I have been having this on and off relationship with the Prologue for my novel. I feel that it needs one, but then everything I read tells me that agents and editors hate them. Well at least the majority of them. Because the lives of the characters in my novel are intertwined with the gods and goddesses from Hindu mythology, I feel that it is important to set the scene, so to speak. I personally love prologues and I find that for certain stories they can provide valuable background details. I decided to delve deeper into what people are saying about prologues and here is what I learned:
1. Never use your prologue as an information dump about your characters or the setting. It is better to cleverly work that into scenes and dialogue.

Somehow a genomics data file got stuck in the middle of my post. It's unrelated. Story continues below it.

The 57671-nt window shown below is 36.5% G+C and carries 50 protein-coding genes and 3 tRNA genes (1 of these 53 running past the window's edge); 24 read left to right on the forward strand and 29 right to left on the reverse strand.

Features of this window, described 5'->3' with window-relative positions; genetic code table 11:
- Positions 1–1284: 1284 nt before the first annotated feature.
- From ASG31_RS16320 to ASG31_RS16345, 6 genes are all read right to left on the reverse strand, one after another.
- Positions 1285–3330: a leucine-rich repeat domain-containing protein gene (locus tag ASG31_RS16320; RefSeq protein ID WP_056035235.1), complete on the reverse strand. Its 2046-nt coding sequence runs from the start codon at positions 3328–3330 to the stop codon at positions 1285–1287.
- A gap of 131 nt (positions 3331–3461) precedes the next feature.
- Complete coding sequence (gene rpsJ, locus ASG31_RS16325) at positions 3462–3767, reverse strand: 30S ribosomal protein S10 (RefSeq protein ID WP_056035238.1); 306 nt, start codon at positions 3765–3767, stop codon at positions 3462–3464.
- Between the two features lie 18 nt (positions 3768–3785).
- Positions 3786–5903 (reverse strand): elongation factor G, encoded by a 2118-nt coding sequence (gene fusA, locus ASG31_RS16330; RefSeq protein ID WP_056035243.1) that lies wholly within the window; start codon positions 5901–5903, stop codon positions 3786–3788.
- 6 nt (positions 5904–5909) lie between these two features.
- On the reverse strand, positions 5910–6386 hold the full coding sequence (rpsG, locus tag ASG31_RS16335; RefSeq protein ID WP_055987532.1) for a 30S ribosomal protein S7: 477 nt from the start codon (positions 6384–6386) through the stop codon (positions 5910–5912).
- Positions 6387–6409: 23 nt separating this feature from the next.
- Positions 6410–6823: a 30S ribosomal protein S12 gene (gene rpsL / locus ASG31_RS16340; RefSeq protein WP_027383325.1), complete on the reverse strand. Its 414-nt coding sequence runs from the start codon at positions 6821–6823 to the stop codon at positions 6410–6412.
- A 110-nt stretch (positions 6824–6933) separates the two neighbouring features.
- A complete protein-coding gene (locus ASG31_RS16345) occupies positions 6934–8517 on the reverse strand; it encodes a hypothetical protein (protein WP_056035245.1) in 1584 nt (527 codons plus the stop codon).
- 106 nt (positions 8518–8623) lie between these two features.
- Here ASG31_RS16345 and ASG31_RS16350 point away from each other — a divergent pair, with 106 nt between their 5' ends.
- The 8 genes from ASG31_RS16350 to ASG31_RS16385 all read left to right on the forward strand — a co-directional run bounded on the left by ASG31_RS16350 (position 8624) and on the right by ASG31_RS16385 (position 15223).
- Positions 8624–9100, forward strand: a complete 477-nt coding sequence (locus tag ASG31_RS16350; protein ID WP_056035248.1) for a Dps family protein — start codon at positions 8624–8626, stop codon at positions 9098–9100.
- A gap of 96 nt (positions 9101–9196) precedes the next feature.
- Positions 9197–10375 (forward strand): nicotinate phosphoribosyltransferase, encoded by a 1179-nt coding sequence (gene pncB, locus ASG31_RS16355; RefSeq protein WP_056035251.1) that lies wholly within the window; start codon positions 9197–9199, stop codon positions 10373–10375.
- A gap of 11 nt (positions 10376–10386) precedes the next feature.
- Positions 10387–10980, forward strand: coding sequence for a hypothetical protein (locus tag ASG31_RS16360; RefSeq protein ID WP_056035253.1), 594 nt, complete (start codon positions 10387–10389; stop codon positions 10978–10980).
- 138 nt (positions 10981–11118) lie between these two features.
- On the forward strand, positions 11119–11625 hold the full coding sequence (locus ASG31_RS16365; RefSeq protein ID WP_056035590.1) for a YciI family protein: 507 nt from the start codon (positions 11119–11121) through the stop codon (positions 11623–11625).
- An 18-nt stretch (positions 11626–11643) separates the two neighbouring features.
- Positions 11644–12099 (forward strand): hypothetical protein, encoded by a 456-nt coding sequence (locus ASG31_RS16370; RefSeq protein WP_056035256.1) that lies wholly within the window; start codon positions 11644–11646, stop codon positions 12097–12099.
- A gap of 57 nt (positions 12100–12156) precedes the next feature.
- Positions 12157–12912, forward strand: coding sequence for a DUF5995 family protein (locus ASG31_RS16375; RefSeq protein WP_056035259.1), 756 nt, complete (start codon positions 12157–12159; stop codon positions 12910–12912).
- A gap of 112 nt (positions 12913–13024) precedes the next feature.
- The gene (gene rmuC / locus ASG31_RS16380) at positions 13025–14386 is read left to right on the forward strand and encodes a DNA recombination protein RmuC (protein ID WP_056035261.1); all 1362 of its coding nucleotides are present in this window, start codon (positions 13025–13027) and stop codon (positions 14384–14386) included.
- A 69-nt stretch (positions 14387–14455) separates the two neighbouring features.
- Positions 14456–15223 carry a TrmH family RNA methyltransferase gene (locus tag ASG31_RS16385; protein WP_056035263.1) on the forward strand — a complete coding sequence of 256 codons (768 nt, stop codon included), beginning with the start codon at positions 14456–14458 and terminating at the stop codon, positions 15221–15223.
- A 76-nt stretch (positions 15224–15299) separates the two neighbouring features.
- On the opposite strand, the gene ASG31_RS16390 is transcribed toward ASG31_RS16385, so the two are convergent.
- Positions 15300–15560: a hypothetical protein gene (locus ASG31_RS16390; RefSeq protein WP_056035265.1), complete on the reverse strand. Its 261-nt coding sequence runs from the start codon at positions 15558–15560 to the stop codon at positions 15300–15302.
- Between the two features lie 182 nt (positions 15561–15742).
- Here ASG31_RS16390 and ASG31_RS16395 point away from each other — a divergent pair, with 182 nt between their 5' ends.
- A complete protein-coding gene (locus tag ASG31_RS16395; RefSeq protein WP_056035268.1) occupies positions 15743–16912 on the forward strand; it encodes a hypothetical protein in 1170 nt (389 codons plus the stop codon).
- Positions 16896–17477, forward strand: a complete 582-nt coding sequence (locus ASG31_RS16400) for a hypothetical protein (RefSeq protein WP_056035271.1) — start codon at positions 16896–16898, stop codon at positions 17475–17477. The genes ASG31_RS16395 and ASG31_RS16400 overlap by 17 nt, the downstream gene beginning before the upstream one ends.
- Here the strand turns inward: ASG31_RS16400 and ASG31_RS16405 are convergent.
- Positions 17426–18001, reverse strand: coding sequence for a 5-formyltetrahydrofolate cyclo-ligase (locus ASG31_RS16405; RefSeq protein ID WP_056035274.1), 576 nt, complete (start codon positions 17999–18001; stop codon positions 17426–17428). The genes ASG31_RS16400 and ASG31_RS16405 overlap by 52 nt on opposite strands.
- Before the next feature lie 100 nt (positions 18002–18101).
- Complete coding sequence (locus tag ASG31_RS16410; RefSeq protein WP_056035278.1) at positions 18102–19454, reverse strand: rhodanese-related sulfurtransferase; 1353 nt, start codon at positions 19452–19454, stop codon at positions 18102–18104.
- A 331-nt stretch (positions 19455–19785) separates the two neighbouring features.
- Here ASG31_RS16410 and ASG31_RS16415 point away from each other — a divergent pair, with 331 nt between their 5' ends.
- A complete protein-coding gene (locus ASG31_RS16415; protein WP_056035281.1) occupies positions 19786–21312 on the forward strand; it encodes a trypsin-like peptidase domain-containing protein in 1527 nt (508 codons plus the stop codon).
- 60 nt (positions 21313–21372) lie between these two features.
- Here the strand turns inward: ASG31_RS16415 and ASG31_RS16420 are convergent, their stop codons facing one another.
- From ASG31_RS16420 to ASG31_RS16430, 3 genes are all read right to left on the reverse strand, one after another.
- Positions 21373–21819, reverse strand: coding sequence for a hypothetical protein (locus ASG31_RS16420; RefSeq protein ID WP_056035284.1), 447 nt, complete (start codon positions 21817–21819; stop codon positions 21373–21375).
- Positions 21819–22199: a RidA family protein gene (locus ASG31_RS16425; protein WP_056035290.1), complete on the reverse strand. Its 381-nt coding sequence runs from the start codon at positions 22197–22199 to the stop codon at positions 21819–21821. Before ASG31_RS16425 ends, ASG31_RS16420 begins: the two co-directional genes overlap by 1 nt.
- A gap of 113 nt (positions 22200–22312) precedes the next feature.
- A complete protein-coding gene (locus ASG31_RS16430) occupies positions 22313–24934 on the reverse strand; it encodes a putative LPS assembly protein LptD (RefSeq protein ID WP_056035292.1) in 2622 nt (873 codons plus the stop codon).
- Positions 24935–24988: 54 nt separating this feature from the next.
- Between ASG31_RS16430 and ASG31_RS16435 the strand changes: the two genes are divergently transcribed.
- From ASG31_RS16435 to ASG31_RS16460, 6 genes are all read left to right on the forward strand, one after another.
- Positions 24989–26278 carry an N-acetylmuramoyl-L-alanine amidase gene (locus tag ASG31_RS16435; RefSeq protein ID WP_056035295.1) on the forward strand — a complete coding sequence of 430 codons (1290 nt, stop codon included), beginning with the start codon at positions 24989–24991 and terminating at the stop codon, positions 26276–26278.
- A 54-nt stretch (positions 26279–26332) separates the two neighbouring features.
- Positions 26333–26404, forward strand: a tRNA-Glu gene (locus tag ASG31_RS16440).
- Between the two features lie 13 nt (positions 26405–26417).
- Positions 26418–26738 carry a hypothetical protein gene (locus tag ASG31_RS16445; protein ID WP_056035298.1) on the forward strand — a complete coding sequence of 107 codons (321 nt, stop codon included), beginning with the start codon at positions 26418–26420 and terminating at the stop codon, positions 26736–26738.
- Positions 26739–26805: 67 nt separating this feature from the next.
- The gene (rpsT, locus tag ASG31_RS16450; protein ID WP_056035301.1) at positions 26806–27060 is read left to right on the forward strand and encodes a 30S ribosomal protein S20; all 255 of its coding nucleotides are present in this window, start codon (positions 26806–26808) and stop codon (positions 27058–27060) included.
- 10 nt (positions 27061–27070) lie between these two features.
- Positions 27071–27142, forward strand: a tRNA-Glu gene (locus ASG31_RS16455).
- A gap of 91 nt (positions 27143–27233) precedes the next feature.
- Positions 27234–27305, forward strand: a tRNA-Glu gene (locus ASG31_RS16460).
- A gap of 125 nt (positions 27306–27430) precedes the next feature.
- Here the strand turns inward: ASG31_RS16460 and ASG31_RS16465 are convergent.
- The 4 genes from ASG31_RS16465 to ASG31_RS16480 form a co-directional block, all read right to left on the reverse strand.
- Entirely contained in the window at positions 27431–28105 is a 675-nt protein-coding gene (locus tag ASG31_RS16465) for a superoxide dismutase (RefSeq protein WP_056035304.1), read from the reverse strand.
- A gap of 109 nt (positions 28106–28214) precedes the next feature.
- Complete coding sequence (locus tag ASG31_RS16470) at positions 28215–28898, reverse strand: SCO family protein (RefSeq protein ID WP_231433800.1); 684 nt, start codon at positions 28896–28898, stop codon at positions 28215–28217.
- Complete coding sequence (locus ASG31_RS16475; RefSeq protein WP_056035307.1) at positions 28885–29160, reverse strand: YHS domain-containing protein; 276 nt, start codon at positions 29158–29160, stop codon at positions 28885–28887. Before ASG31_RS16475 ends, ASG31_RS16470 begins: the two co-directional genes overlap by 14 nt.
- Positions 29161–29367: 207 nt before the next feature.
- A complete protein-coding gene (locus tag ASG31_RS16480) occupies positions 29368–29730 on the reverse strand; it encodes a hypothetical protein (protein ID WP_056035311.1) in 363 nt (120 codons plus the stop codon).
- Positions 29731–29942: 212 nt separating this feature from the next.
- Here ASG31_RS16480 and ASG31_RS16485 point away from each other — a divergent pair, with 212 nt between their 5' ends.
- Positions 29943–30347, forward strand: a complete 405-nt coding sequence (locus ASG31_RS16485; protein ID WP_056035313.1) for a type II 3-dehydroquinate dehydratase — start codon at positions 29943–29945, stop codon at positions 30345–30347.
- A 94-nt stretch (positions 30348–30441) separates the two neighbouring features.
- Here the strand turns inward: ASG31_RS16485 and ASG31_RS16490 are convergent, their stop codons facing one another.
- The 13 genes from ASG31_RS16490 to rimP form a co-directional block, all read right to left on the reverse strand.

2. Don’t use your prologue as a hook. That’s what the first chapter is for. Also readers will feel cheated if the prologue reels them in, but the chapters don’t deliver on that promise.
3. Your prologue should not be overly complex. This will just confuse readers and possibly turn them off the book entirely.
4. Never, never write a prologue that doesn’t connect with the main story. It will leave the reader wondering and not in a good way.
5. Ask yourself whether your prologue can just be the first chapter. If yes, then that’s what it should be. Apparently many people don’t even bother reading prologues. In that case, if the prologue contains information vital to understanding the story, you’re royally screwed.
Clearly there is no single answer to the question of whether or not to write a prologue. But at least there’s a lot of good information out there on how to do it right. Since I am the boss of me and I love prologues, I will keep mine. I have a strong gut feeling that my readers will appreciate it.